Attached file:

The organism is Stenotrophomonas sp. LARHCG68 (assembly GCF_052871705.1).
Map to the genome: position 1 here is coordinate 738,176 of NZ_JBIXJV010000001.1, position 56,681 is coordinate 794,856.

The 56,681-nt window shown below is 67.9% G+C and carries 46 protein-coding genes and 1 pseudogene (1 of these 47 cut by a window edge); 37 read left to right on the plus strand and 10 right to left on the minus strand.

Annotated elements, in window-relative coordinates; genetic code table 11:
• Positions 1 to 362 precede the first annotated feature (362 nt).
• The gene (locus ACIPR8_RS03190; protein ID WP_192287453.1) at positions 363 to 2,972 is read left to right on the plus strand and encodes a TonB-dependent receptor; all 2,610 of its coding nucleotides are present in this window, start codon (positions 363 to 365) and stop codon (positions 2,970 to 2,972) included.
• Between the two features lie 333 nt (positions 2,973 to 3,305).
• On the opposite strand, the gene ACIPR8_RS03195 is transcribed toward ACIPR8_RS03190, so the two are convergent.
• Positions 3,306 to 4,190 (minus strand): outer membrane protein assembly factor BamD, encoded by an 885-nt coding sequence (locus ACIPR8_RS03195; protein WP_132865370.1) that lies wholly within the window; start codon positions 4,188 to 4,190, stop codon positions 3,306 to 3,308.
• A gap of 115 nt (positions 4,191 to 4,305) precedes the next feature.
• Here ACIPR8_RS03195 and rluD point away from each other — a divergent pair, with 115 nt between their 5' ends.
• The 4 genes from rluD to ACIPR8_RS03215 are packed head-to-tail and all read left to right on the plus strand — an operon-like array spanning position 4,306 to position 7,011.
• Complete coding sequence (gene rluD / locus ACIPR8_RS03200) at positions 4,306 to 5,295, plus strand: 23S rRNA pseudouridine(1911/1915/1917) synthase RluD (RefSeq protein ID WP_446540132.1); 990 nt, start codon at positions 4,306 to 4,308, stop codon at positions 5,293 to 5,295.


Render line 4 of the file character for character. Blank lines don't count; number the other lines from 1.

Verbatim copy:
Annotated elements, in window-relative coordinates; genetic code table 11: